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  • Boito - Mefistofele / Ramey · Marton · Domingo · Tedesco · Takács · Farkas · Pataki · Patané
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Boito - Mefistofele / Ramey · Marton · Domingo · Tedesco · Takács · Farkas · Pataki · Patané

5 customer reviews

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Audio CD, January 18, 1991
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Editorial Reviews

1990

Disc: 1
1. Mefistofele: Prologue In Heaven - Preludio
2. Mefistofele: Prologue In Heaven - 'Ave Signor' (Coro)
3. Mefistofele: Prologue In Heaven - Scherzo instrumentale
4. Mefistofele: Prologue In Heaven - 'Ave Signor' (Mefistofele)
5. Mefistofele: Prologue In Heaven - 'T'e noto Faust?' (Coro, Mefistofele)
6. Mefistofele: Prologue In Heaven - 'Siam nimbi volanti' (Coro, Mefistofele)
7. Mefistofele: Prologue In Heaven - 'Salve Regina!' (Coro)
8. Mefistofele: Act One - 'Perche di la?' (Coro)
9. Mefistofele: Act One - 'Qua il bicchier!' (Coro)
10. Mefistofele: Act One - 'Al soave raggiar' (Faust)
See all 19 tracks on this disc
Disc: 2
1. Mefistofele: Act Two - 'Su, cammina' (Mefistofele, Coro)
2. Mefistofele: Act Two - 'Folletto!' (Faust, Mefistofele)
3. Mefistofele: Act Two - 'Ascolta. Si'agita il bosco' (Mefistofele, Coro)
4. Mefistofele: Act Two - 'Largo, largo a Mefistofele' (Mefistofele, Coro)
5. Mefistofele: Act Two - Danza di streghe - 'Popoli!' (Mefistofele, Coro)
6. Mefistofele: Act Two - 'Ecco il mondo
7. Mefistofele: Act Two - 'Riddiamo!' (Coro, Faust, Mefistofele)
8. Mefistofele: Act Two - 'Ah! Su! Riddiamo' (Coro)
9. Mefistofele: Act Three - 'L'altra notte in fondo' (Margherita, Faust, Mefistofele)
10. Mefistofele: Act Three - 'Dio di pieta!' (Margherita, Faust)
See all 23 tracks on this disc

Product Details

  • Performer: Arrigo Boito, Hungarian State Orchestra, Hungaroton Opera Chorus, Giuseppe Patané, Samuel Ramey, et al.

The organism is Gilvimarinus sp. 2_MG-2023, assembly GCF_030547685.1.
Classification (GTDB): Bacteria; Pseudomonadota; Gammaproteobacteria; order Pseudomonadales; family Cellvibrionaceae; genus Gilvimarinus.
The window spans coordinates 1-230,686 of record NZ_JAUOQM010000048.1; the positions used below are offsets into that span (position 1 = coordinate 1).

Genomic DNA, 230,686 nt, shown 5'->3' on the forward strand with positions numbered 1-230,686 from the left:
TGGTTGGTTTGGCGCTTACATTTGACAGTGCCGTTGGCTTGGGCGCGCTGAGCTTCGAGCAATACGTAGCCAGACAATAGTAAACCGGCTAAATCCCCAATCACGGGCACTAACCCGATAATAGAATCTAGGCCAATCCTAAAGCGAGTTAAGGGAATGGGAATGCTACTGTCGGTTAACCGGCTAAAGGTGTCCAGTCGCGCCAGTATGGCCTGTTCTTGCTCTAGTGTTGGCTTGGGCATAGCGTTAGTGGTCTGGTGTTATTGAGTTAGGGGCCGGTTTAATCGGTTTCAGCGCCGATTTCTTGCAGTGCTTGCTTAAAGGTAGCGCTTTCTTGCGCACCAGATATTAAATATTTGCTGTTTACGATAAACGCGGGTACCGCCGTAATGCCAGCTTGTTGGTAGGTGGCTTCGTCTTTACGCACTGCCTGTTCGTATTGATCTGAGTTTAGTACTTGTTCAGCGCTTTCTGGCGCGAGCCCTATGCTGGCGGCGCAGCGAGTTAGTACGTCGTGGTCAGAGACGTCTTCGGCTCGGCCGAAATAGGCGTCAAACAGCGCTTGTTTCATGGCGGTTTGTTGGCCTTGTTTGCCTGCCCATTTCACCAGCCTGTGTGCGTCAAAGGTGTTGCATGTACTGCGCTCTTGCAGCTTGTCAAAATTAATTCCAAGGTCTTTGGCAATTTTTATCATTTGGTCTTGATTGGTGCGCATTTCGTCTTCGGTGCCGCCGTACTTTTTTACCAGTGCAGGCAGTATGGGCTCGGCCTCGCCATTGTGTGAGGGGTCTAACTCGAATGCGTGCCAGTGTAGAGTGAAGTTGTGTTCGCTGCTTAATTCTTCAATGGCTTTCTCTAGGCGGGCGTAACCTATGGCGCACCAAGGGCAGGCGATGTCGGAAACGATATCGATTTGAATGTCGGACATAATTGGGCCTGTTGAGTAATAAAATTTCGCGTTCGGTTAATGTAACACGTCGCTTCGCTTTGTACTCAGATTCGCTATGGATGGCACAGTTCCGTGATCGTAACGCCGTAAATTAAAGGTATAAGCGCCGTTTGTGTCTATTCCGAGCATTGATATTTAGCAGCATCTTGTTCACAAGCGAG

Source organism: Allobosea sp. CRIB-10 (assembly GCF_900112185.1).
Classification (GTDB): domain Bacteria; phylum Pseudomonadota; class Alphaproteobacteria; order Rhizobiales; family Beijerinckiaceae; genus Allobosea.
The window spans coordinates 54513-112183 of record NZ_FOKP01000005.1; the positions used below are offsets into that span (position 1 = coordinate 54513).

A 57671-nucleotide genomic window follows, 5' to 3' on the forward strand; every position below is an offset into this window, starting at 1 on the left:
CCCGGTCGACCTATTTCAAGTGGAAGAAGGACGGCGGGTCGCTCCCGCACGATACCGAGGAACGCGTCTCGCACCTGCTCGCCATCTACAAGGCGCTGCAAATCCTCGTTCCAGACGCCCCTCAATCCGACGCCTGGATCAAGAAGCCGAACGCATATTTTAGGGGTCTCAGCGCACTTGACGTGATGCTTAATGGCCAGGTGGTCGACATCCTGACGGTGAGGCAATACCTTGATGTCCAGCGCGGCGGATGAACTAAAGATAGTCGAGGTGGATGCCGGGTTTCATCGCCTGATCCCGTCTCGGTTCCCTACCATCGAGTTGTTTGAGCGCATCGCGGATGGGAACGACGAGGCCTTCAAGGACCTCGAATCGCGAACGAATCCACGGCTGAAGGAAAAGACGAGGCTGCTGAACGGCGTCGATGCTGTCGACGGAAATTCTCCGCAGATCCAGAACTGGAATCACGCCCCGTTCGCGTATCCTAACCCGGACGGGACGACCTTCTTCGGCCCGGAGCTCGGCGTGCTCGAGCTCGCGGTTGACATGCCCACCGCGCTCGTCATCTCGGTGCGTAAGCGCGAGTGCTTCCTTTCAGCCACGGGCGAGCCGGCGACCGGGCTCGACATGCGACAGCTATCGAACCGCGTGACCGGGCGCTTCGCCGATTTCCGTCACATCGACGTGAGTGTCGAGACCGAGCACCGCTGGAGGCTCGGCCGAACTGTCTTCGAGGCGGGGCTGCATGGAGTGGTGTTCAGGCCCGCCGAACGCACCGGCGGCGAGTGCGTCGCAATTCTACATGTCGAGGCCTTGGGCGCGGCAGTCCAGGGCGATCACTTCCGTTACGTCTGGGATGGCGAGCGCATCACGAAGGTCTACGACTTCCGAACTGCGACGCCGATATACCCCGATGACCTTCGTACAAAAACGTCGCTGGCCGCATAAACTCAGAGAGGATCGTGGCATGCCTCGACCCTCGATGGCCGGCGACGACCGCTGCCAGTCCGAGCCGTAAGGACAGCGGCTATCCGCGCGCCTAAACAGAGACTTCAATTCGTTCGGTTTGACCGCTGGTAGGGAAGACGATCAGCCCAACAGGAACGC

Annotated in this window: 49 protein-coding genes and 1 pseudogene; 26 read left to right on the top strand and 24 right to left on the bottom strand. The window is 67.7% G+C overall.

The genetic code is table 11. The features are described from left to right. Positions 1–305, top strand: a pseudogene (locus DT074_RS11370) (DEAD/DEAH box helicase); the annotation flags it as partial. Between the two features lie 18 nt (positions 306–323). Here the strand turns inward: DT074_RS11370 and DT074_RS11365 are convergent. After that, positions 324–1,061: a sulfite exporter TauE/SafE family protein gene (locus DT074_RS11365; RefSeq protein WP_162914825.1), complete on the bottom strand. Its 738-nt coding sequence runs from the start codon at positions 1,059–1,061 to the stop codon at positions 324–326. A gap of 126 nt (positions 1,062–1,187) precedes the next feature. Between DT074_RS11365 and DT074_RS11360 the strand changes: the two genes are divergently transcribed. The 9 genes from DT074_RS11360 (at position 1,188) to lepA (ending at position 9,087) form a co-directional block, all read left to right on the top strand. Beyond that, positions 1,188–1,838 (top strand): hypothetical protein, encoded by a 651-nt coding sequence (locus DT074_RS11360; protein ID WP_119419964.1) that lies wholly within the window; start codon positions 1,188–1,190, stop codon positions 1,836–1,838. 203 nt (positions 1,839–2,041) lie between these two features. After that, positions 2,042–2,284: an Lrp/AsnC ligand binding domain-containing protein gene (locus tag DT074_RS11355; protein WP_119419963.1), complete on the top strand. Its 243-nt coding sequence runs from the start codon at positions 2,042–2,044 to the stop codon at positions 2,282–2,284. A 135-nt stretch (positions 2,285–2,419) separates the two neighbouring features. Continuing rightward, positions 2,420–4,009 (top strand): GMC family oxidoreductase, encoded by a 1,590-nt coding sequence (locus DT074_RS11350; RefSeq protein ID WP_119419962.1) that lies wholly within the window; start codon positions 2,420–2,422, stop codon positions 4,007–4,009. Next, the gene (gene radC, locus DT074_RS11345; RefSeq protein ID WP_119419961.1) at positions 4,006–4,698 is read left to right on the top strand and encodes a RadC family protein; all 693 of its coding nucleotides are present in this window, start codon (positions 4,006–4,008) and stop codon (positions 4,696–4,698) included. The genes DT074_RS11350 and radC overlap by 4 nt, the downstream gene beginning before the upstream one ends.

• Audio CD (January 18, 1991)
  • Number of Discs: 2
  • Label: Sony
  • ASIN: B0000026QH
  • Average Customer Review: 4.4 out of 5 stars  See all reviews (5 customer reviews)
  • Amazon Best Sellers Rank: #176,243 in Music (See Top 100 in Music)

Customer Reviews

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Most Helpful Customer Reviews

15 of 15 people found the following review helpful By Brassman123 on April 23, 2011
For those contemplating purchasing this CD a word of warning is due. No one in my opinion outdoes Samuel Ramey in sheer power and diabolical delight in singing Mefistofele. The same can be said for Placido Domingo as Faust and Eva Marton as Margarita. Although not well known outside of Hungary, the other women recorded here sing well and provide a good foil to Ramey and Domingo -- who are by far the stars and, at times, scene stealers. There are two major weaknesses with the recording. The first is Sergio Tedesco's performance as Wagner. He should have, unfortunately, retired two years before this recording. You can still hear traces of his wonderful voice but in his dialogue with Faust in Act 1 he loses control of several notes. I have been tempted more than once to fast forward through this section to avoid the horrible effect but it, fortunately, does not last long. The second weakness is the Hungarian State Orchestra. I have heard recent recordings of them and they have greatly improved. At this point in their history, however, their performance is frequently marred by poor intonation (note the trombone and french horn choir playing in sections of the prologue and an overzealous and out of tune piccolo at the closing of Salve Regina) and choppy and inconsistent lower brass playing. All in all, it is a magnificent performance, very exciting and well sung (with the exception noted). If you can overlook the few flaws, it is certainly worth a listen.
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12 of 13 people found the following review helpful By Timothy Kearney VINE VOICE on February 1, 2004